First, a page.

BURDOCK (Arctium minus)

This plant, of waste ground and wood-edges, grows to a sturdy 3 feet in height. Its long-stalked large floppy leaves, which may be as much as a foot in length, are roughly heart-shaped. Though the flower-heads are thistle-like, burdock is spineless. The purple flowers appear from July onwards. The hooked bracts close up when in fruit to form the well-known burs, which provide children (and others) with so much amusement, as they adhere to clothing – burdock has recently become known as ‘the Velcro plant’. This accounts for some of its many local names – sticky jacks, touch-me-not, kisses, cuckold buttons, cleavers (a name shared with that other adhesive plant, goose-grass).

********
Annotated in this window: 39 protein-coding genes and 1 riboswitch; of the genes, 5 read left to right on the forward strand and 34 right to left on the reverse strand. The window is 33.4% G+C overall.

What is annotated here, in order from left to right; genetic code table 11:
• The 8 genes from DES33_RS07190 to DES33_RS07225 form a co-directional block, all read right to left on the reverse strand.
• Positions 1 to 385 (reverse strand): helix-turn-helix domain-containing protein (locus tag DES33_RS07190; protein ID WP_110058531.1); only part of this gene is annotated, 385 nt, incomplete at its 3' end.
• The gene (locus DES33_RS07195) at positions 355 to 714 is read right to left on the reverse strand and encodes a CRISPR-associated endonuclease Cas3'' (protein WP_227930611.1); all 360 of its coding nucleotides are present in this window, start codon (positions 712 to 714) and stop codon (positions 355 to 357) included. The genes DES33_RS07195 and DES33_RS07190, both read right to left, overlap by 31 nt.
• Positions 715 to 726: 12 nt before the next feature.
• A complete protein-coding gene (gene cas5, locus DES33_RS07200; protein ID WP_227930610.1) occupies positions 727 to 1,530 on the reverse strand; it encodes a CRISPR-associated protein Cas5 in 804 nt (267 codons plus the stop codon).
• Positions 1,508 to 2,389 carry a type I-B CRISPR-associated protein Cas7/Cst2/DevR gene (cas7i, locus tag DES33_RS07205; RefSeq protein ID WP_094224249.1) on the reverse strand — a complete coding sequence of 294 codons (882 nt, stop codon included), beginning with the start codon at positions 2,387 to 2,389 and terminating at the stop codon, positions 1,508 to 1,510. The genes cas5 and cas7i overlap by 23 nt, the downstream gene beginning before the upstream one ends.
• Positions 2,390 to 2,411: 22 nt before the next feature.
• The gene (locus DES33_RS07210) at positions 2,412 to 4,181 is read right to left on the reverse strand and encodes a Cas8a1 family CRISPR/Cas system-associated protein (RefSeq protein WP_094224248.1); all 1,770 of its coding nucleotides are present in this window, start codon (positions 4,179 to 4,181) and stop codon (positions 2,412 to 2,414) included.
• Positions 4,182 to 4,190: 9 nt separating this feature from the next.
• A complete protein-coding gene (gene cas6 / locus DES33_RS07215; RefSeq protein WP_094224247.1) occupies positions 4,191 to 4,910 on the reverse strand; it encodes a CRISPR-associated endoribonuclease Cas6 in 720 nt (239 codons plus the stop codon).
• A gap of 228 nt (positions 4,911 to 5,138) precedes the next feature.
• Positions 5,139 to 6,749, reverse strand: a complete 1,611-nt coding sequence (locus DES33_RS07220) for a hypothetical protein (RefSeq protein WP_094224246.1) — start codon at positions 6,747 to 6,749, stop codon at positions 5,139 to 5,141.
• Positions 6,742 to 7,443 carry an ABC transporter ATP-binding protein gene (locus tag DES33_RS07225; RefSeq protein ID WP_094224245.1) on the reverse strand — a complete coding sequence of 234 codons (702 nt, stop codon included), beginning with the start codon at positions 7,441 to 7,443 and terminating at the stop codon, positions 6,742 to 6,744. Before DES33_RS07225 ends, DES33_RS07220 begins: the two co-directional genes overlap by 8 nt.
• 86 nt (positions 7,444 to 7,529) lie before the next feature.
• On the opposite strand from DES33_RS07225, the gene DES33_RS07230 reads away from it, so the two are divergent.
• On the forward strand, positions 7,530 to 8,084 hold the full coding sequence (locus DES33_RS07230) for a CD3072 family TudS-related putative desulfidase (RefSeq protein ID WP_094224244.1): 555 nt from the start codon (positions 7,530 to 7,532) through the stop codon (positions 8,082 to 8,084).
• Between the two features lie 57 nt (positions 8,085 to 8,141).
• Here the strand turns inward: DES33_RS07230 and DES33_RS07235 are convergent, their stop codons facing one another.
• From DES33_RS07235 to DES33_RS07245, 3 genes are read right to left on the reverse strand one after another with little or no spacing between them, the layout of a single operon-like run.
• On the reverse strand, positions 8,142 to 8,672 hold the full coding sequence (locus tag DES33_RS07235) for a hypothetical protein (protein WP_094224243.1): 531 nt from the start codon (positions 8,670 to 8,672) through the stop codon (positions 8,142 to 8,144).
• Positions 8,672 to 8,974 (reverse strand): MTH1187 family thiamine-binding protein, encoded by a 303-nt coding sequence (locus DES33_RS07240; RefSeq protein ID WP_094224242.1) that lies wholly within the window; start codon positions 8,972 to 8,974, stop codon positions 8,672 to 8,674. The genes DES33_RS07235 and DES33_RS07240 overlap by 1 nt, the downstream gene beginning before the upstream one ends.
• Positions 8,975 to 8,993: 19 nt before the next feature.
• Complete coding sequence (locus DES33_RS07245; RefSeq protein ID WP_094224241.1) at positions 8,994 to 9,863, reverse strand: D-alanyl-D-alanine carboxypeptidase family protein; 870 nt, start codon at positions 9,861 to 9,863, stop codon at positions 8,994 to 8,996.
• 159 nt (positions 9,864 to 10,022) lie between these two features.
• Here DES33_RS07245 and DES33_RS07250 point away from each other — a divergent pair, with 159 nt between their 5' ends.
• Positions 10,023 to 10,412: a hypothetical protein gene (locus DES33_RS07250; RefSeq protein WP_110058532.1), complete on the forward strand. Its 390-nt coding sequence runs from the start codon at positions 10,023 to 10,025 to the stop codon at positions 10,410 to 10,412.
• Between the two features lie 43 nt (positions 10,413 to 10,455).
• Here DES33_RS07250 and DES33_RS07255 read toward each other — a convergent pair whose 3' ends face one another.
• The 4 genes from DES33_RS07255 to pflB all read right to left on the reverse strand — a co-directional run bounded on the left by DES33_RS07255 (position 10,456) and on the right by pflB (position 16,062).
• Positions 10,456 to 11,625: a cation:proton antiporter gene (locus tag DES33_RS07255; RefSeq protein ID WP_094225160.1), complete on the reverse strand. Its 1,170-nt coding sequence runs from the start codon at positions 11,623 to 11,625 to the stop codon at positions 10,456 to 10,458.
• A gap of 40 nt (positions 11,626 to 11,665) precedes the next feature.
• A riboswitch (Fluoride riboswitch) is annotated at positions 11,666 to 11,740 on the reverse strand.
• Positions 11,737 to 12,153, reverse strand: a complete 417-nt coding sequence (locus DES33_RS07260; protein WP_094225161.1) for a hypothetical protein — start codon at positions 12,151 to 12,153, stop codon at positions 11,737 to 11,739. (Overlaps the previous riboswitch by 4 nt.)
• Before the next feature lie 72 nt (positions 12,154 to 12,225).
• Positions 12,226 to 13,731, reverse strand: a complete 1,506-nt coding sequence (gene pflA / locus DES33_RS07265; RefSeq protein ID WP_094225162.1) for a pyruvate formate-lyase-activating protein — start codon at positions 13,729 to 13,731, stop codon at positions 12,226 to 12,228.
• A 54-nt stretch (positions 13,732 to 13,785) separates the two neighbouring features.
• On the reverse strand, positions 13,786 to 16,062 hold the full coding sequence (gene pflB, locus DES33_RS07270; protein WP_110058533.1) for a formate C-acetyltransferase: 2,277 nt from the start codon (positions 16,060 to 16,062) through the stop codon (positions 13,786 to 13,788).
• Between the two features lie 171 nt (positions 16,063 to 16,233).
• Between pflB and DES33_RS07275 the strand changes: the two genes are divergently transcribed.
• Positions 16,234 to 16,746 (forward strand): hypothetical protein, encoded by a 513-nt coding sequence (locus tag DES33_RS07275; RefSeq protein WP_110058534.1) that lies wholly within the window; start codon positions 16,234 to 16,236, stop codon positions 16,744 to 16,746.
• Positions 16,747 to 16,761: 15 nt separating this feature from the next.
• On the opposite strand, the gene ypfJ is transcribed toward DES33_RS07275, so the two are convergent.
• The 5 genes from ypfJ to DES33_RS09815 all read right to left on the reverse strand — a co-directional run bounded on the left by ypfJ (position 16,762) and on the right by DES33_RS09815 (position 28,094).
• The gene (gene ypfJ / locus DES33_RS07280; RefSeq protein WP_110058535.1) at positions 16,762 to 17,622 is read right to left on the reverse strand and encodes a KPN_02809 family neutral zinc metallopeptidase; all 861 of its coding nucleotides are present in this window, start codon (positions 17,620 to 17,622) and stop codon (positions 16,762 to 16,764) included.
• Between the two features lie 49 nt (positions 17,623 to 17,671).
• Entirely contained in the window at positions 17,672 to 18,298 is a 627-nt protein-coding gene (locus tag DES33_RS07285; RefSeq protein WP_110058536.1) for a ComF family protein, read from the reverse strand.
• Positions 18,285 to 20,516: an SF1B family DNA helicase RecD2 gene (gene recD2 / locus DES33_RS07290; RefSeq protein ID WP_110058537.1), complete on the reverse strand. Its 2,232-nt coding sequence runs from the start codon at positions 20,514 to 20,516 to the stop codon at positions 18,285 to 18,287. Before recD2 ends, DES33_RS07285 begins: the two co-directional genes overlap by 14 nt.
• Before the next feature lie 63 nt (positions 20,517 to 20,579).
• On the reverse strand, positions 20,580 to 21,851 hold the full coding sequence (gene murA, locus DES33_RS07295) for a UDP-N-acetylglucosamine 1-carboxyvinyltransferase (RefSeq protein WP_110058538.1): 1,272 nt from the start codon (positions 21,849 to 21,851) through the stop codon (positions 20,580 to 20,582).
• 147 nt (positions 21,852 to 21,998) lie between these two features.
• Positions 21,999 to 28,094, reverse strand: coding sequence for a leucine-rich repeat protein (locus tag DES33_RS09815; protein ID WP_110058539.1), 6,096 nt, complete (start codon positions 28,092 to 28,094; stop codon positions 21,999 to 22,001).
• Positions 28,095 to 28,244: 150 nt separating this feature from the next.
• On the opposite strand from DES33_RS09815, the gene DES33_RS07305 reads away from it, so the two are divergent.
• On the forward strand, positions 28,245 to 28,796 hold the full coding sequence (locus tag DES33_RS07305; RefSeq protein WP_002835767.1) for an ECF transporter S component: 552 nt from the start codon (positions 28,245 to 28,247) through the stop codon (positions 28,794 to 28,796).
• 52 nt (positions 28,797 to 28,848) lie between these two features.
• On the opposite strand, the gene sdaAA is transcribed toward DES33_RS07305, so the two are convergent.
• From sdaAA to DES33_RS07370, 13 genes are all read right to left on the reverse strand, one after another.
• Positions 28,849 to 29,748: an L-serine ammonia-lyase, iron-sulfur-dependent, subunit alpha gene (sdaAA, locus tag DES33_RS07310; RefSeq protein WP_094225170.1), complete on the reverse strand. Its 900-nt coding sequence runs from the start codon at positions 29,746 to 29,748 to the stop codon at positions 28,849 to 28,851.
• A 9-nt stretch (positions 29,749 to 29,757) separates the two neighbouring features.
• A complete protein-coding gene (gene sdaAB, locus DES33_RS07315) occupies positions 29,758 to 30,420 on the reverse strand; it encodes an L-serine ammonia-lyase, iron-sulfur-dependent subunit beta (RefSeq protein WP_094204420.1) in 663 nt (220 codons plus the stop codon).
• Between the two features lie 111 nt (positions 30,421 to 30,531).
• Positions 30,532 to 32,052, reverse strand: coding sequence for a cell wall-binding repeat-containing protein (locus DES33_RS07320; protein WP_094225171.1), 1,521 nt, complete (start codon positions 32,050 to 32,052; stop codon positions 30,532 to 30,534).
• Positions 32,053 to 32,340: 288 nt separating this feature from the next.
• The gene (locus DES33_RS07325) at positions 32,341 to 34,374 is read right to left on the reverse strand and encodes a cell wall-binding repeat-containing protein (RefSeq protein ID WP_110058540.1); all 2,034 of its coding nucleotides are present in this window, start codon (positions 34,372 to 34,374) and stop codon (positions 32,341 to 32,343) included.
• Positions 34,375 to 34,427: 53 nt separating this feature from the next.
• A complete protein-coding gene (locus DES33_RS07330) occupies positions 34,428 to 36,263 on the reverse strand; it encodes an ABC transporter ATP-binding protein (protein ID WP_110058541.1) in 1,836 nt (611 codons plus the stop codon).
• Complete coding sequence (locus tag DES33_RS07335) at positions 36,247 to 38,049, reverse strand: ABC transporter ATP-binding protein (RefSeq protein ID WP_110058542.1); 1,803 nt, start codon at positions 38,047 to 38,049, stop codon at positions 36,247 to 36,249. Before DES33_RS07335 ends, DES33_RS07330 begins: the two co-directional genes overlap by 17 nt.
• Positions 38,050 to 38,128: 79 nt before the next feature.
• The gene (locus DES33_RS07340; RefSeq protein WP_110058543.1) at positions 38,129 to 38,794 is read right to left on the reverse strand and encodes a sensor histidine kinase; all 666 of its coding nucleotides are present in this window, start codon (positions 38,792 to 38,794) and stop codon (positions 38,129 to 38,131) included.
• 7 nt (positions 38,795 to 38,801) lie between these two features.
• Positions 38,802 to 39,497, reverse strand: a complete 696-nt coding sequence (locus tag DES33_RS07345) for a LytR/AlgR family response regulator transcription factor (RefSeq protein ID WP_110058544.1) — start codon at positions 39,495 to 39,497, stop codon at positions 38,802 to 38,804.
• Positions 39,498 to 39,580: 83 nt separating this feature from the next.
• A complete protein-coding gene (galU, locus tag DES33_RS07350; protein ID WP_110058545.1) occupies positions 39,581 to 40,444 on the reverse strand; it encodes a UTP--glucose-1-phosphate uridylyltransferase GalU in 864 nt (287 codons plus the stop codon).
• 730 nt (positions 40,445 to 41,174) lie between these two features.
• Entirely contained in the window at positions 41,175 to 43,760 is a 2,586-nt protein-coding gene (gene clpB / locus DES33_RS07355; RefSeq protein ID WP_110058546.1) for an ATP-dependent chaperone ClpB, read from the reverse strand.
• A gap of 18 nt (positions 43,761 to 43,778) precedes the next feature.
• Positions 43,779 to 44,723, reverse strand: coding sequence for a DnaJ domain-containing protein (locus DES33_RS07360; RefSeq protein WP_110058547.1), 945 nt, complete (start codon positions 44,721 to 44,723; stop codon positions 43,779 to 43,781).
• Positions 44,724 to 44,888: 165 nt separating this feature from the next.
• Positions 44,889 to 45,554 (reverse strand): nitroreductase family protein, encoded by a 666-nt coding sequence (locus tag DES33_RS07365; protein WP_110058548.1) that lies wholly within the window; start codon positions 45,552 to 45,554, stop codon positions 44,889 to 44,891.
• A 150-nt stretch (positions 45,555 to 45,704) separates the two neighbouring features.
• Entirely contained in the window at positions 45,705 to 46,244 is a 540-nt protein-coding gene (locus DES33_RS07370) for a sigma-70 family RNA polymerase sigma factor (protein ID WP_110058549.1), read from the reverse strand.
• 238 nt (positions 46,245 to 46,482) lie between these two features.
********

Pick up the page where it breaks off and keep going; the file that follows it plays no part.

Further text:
The leaves, like those of the butterbur, have been used to wrap butter (and, apparently, as improvised toilet paper!) The young stems, peeled, may be eaten raw or added to salads (they are said to taste like new potatoes, with hints of fennel or cucumber), stir-fried, or boiled and served with butter like asparagus. The stems too were used in the pre-Coke popular home-made fizzy drink Dandelion and Burdock.

Two of the places where Burdock may be seen in the Parish are shown on the map below:

Image produced from the Ordnance Survey Get-a-map service.
Image reproduced by kind permission of Ordnance Survey
and Ordnance Survey of Northern Ireland.

Text by George Metcalfe. Photos by Colin Wootton.